American companies "are more profitable than ever", says Ben Levisohn atBarron's partly due to how little tax they are paying. The corporate tax rate in America is among the highest in the world, at 39%. But the actual rate paid by companies has fallen to 29%, from 35% in 1990. And some pay far less: cruise-ship operator Carnival has paid an average of just 1% of income in taxes in the past ten years.
Why the disparity? America only taxes companies on their domestic earnings, so a firm's tax bill can legitimately be lowered by shifting profits overseas,where tax rates are lower. "Hence the relentless rise of tax planning as a core part of multinationals' business plans," says The Economist.
The OECD think tank estimates that this may be costing national exchequers "as much as $240bn a year, or 10% of global corporate income-tax receipts". But now, a backlash may be imminent. "Every government is looking for revenue," David Kostin of Goldman Sachs tells Barron's. That poses "a risk to companies that have been paying low taxes".
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In particular, many firms have become experts at arbitraging the European Union's tangle of different national tax regimes. But last week, the EU's antitrust officials ruled that tax breaks that some EU members had granted to Fiat Chrysler, Starbucks and other multinationals constituted unfair state aid. These arrangements "shifted profits from one company to another in the same group, with no valid economic justification", EU antitrust chief Margrethe Vestager told The Wall Street Journal.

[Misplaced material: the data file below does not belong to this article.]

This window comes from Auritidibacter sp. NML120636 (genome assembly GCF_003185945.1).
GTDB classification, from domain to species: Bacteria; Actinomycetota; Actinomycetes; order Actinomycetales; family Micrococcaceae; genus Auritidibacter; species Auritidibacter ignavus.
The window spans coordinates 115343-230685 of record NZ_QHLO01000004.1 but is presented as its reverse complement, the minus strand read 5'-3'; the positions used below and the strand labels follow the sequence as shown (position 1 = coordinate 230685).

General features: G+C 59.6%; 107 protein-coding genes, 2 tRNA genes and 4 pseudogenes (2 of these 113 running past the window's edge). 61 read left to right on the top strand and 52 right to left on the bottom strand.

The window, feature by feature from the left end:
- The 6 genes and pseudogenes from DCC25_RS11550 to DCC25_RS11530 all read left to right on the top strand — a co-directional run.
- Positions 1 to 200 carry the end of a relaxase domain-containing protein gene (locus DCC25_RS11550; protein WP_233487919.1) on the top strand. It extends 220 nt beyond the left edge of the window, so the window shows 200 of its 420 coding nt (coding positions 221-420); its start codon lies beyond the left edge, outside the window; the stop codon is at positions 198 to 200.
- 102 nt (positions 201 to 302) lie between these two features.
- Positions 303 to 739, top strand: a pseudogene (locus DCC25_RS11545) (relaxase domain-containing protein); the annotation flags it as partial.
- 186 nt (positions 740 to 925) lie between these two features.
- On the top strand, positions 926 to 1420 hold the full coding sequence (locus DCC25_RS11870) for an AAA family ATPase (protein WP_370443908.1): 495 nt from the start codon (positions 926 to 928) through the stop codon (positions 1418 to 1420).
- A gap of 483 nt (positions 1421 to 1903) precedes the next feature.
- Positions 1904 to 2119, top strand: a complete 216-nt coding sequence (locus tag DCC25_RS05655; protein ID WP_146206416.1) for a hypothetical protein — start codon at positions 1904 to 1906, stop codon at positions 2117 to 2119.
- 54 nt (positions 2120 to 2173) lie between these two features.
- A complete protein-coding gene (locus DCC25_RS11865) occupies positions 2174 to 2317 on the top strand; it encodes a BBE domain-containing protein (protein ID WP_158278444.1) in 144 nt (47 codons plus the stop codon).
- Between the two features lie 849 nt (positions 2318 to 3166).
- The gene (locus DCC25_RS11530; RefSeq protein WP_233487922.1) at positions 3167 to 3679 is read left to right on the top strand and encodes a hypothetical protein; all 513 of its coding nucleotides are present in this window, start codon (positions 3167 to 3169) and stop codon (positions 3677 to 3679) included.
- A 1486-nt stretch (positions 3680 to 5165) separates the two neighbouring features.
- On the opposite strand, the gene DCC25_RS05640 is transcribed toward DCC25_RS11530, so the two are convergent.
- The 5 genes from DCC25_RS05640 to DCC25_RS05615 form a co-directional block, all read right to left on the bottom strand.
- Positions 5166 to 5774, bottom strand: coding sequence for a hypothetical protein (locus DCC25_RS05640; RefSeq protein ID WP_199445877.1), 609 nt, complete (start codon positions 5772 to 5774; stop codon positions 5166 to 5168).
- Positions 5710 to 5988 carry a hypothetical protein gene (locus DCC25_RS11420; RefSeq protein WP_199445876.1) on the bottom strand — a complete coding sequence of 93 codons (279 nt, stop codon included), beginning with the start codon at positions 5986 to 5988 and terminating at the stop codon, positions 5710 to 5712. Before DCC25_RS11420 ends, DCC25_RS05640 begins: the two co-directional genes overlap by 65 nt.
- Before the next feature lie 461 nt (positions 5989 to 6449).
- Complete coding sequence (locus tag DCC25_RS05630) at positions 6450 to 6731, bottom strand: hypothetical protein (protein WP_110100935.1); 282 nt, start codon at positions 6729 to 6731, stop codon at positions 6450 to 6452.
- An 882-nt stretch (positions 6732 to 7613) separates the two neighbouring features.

The rulings showed that "artificial and complex methods endorsed by tax rulings cannot mask the actual profits of a company, which must be properly and fully taxed". Now regulators are looking into hundreds of tax agreements across the EU, including investigations involving Apple in Ireland and Amazon in Luxembourg.
Although the firms involved say they have done nothing wrong, it's clear that corporate tax havens "are gradually... heading for extinction", says Edward Hadas on BreakingViews.com. Some firms are already changing their practices. Higher taxes will put margins under pressure and opportunities to cut costs are limited. Hence future earnings growth may be weaker than expected which is likely to be bad news for the historically expensive US market.
Marina has a PhD in globalisation and the media from the London School of Economics, where she worked as a teaching assistant on the MSc Global Media. In 2014 she was invited to be a visiting scholar at Columbia University's sociology department in New York.
She has written for the Economists’ Intelligent Life magazine, the Financial Times, the Times Literary Supplement, and Standpoint magazine in the UK; the New York Observer in the US; and die Bild and Frankfurter Rundschau in Germany. She is trilingual and lives in London. She writes features and is the markets editor at MoneyWeek..
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